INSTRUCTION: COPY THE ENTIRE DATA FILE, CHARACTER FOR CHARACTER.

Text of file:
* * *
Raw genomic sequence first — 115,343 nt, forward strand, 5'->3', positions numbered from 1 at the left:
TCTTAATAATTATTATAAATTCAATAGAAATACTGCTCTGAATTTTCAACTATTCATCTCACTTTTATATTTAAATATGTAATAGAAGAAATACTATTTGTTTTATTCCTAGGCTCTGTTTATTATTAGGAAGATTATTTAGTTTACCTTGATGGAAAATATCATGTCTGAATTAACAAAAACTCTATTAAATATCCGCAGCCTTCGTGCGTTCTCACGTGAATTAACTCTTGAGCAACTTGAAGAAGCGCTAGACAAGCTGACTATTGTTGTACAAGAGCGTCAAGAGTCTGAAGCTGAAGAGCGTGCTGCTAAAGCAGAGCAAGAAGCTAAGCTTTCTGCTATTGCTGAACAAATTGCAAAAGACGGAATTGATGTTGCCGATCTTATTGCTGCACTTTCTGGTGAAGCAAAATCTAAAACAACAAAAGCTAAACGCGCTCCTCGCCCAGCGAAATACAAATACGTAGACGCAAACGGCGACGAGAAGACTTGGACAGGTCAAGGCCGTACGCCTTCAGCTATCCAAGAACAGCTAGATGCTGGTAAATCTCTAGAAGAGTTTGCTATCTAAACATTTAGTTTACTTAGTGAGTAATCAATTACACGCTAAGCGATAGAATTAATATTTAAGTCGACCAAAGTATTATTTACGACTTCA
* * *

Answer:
Raw genomic sequence first — 115,343 nt, forward strand, 5'->3', positions numbered from 1 at the left:
TCTTAATAATTATTATAAATTCAATAGAAATACTGCTCTGAATTTTCAACTATTCATCTCACTTTTATATTTAAATATGTAATAGAAGAAATACTATTTGTTTTATTCCTAGGCTCTGTTTATTATTAGGAAGATTATTTAGTTTACCTTGATGGAAAATATCATGTCTGAATTAACAAAAACTCTATTAAATATCCGCAGCCTTCGTGCGTTCTCACGTGAATTAACTCTTGAGCAACTTGAAGAAGCGCTAGACAAGCTGACTATTGTTGTACAAGAGCGTCAAGAGTCTGAAGCTGAAGAGCGTGCTGCTAAAGCAGAGCAAGAAGCTAAGCTTTCTGCTATTGCTGAACAAATTGCAAAAGACGGAATTGATGTTGCCGATCTTATTGCTGCACTTTCTGGTGAAGCAAAATCTAAAACAACAAAAGCTAAACGCGCTCCTCGCCCAGCGAAATACAAATACGTAGACGCAAACGGCGACGAGAAGACTTGGACAGGTCAAGGCCGTACGCCTTCAGCTATCCAAGAACAGCTAGATGCTGGTAAATCTCTAGAAGAGTTTGCTATCTAAACATTTAGTTTACTTAGTGAGTAATCAATTACACGCTAAGCGATAGAATTAATATTTAAGTCGACCAAAGTATTATTTACGACTTCA